Thursday, July 7, 2011
Braids & Other Sestinas by Leonard Kress
A new book of poems by Polish-American poet Leonard Kress is always an event for me, and this time it's even more so.
His latest chapbook Braids & Other Sestinas (winner of the Keystone Chapbook Prize) is a collection of 20 sestinas, my favorite form. I won't get into the dynamics and expectations of the sestina here, but let me just say that like the best forms, the sestina equally challenges and inspires the poet to explore his feelings and thoughts in a profound way. But the sestina doesn't just inspire the poet, the reader following the poet's movement through the sestina experiences in part the joy of discovery that the poet experiences.
For my money, the sestina is a win-win form, and Leonard Kress lets us share in the winning.
Here's what writer Betsy Sholl who judged the 2010 Keystone Chapbook Competition said in part about his book:
“Easy to think a collection of twenty sestinas (minus envoy) would be drear, repetitive, self-indulgent. But read these poems, and something happens. Call it surprise, call it the poet letting the poem loose to fly and going along on the tailwind. The poet pays homage to other artists, explores myth and the great biblical themes, writes of love and grief. At times the form becomes nearly invisible as the voice takes over. There’s a rollicking cleverness that turns away from itself into the deeper/darker heart of its concerns, as in the final poem where a son grieving for his dying mother says ‘Strange for us offspring–parents retracting into kids,/ Meeting ours along the way, flashing signs.’ I find these poems challenging, compelling, and moving in both muscular and emotional ways.”
Leonard has allowed me to post one of the poems from the collection here at Writing the Polish Diaspora. The poem commemorates a poetry reading he and several other Polish-American poets gave at the Polish Embassy in Washington, DC to celebrate the Year of Polish poet Zbigniew Herbert.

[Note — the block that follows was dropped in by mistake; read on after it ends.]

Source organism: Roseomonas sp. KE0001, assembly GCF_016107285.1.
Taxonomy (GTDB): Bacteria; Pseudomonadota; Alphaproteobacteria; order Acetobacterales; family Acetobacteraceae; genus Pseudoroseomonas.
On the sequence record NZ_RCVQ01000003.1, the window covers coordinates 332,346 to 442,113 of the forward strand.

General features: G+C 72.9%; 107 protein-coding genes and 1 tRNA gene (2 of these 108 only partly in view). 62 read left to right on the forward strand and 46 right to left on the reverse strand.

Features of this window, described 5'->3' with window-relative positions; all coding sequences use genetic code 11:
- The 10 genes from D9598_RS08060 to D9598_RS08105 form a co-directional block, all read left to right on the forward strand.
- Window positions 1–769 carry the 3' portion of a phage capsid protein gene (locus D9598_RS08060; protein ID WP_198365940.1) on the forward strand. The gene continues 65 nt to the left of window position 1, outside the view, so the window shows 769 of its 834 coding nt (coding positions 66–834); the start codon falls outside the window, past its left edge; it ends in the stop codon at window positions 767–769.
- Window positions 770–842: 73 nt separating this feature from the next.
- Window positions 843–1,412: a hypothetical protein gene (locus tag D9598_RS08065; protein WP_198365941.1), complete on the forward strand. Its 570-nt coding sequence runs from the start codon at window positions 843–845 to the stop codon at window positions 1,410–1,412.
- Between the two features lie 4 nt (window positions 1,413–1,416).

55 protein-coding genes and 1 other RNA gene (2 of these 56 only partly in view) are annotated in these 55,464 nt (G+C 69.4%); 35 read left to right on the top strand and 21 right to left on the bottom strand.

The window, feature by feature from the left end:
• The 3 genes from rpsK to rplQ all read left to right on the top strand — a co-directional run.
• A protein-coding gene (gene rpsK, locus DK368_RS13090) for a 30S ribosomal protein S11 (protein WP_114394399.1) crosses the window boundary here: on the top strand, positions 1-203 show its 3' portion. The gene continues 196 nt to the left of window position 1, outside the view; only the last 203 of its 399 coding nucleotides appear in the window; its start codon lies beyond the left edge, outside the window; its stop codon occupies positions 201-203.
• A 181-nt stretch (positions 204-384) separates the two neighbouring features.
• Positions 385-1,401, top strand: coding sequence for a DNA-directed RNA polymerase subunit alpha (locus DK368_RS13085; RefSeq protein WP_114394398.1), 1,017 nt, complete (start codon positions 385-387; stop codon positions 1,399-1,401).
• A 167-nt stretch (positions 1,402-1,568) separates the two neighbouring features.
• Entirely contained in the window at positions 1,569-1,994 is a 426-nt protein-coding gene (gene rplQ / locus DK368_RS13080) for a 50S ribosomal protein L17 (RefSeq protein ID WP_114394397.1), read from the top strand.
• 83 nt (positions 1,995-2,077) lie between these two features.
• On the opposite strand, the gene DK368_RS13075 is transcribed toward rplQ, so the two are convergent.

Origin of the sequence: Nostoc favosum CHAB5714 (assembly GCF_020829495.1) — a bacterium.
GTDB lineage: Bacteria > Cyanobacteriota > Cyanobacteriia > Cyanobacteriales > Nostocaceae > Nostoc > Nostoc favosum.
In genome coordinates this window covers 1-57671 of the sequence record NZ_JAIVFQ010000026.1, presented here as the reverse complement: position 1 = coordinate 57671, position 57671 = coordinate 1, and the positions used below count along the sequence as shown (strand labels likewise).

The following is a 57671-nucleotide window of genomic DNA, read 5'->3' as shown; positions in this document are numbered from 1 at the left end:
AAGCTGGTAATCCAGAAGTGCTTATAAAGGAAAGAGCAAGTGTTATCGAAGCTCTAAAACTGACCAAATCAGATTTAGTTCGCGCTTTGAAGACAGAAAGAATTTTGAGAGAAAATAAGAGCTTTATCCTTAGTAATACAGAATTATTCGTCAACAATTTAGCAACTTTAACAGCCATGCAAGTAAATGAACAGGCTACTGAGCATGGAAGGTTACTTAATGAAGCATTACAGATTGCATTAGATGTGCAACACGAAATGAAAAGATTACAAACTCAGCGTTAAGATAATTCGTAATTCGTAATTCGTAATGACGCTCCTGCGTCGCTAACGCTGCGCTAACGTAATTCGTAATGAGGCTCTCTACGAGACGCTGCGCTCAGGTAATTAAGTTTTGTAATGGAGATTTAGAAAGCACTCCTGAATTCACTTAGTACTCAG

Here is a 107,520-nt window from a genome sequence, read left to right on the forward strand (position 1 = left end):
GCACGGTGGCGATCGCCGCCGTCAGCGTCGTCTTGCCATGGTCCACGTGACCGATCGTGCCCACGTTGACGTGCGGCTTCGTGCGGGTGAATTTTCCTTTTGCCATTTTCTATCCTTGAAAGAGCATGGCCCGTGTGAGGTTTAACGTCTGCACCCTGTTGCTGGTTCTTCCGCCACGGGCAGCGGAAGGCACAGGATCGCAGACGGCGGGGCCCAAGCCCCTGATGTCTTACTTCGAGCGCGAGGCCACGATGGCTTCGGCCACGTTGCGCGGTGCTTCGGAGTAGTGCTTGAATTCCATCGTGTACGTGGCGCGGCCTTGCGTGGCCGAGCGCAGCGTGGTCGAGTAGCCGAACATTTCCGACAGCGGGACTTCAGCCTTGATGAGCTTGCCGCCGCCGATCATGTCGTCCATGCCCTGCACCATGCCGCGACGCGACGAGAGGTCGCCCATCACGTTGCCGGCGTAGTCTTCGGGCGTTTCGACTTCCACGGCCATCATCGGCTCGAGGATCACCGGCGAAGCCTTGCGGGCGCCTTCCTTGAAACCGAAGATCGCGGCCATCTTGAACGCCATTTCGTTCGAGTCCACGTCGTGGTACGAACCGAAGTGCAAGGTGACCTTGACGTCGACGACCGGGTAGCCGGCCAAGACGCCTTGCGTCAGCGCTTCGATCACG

I was invited to read some of my poems
At the Polish Embassy in DC,
A celebration, of sorts, of Zbigniew Herbert’s
Life and work, a decade after his death,
His year, the Polish Sejm proclaimed
Of course, I wasn’t the only reader
There—and one distinguished guest, who didn’t read,
Though he’d authored a slew of works about the poetics
Of arms control and whose most dubious claim
To fame— lauded only, I think in DC—
Was helicopters in Vietnam, the death
And destruction they brought. What would Herbert’s
Mr. Cogito, his everyman say, since Herbert
Often spoke through him? I dreaded having to read,
Like some spokesman for so much death
And suffering, so I chose my poems
Carefully, after wandering all day through DC’s
Museums, wary of sounding any sort of proclamation
Or making any great moral claims
For poetry, though I do partly believe. Unlike Herbert,
I didn’t live through war, revolt, or prison. My trip to DC
Was funded, though I have, of course, done the reading.
My long trek made me thirsty, late, and poetry
Was not on my mind. To keep from dying,
I’d just taken my heart meds, and in the dead
Silence of beginnings I reached out to claim
A glass of juice, gulped it down, grabbed my poems,
Formulated some rationale how they related to Herbert,
then recalled with horror what I’d read
On the pills—Avoid grapefruit Juice. Here in DC
It was bound to happen, a foreign embassy in DC,
Convulsions, drool, seizures, trashed decor, I’d die
Spotlighted, pathetic, the kind of scene you’d read
In Dostoyevski’s Idiot. As if a proclamation
Had been issued, this might be the year of Herbert,
But when it’s up, there’s no further need for his poetry
Braids and Other Sestinas is available in a limited edition from Seven Kitchen Press.
Leonard has another chapbook entitled Living in the Candy Store coming out this fall from Finishing Line Press. You can pre-order the book by clicking on this link
The cover illustration for Braids and Other Sestinas is by the artist Mania Mary Dajnak.